krtagasam tam prarudantam aksini
kasantam anjan-masini sva-panina
haste grhitva bhisayanty avagurat
krta-agasam—who was an offender; tam—unto Krsna; prarudantam—with a crying attitude; aksini—His two eyes; kasantam—rubbing; anjat-masini—from whose eyes the blackish ointment was distributed all over His face with tears; sva-panina—with His own hand; udviksamanam—who was seen in that attitude by mother Yasoda; bhaya-vihvala-iksanam—whose eyes appeared distressed because of such fear of His mother; haste—by the hand; grhitva—catching; bhisayanti—mother Yasoda was threatening Him; avagurat—and thus she very mildly chastised Him.
When caught by mother Yasoda, Krsna became more and more afraid and admitted to being an offender. As she looked upon Him, she saw that He was crying, His tears mixing with the black ointment around His eyes, and as He rubbed His eyes with His hands, He smeared the ointment all over His face. Mother Yasoda, catching her beautiful son by the hand, mildly began to chastise Him.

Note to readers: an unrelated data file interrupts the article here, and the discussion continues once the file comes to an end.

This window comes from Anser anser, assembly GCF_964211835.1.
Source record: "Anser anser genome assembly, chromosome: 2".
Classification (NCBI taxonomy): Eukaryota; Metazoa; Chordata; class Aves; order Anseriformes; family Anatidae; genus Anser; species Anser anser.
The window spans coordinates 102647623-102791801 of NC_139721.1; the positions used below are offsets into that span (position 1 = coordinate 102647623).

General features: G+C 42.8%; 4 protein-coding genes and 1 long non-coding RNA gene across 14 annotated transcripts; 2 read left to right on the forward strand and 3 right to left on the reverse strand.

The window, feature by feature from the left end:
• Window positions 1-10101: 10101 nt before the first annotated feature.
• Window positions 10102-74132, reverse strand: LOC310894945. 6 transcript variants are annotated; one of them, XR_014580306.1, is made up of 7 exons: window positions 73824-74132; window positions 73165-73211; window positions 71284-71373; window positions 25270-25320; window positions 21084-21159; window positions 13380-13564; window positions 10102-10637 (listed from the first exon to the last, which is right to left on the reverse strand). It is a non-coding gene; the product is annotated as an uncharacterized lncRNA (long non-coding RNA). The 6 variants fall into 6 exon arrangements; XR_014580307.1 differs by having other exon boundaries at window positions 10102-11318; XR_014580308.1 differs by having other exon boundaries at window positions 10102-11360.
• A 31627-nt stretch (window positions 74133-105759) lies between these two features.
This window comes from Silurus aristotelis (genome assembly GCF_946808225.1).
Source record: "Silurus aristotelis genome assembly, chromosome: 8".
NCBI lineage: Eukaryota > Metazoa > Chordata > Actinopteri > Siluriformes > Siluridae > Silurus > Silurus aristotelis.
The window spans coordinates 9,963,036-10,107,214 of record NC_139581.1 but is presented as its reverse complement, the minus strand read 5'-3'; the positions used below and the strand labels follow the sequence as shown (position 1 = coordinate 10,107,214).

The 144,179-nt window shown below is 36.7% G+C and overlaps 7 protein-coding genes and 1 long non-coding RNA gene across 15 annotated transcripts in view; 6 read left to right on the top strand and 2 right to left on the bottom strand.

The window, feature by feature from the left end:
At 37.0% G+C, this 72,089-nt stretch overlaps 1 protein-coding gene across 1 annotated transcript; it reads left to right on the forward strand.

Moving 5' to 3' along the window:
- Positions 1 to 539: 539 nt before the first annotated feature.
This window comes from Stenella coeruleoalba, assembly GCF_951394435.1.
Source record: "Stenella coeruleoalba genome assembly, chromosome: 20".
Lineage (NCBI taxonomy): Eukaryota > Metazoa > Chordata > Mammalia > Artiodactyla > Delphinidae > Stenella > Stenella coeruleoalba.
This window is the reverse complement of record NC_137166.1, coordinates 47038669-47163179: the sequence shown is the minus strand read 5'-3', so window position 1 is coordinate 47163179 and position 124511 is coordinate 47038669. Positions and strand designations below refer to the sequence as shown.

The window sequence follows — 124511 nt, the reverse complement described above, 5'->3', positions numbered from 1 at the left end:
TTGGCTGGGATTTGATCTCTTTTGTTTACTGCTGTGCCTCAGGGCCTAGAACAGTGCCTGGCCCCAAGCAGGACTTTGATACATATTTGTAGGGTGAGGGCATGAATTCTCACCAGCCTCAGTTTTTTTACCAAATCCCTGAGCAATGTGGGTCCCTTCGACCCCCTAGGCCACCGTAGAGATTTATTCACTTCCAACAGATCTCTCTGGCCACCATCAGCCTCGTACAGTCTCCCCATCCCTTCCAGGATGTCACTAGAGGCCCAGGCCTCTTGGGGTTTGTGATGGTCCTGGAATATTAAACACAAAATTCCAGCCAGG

From these dealings between mother Yasoda and Krsna, we can understand the exalted position of a pure devotee in loving service to the Lord. Yogis, jnanis, karmis and Vedantists cannot even approach Krsna; they must remain very, very far away from Him and try to enter His bodily effulgence, although this also they are unable to do. Great demigods like Lord Brahma and Lord Siva always worship the Lord by meditation and by service. Even the most powerful Yamaraja fears Krsna. Therefore, as we find in the history of Ajamila, Yamaraja instructed his followers not even to approach the devotees, what to speak of capturing them. In other words, Yamaraja also fears Krsna and Krsna’s devotees. Yet this Krsna became so dependent on mother Yasoda that when she simply showed Krsna the stick in her hand, Krsna admitted to being an offender and began to cry like an ordinary child. Mother Yasoda, of course, did not want to chastise her beloved child very much, and therefore she immediately threw her stick away and simply rebuked Krsna, saying, “Now I shall bind You so that You cannot commit any further offensive activities. Nor for the time being can You play with Your playmates.” This shows the position of a pure devotee, in contrast with others, like jnanis, yogis and the followers of Vedic ritualistic ceremonies, in regarding the transcendental nature of the Absolute Truth.
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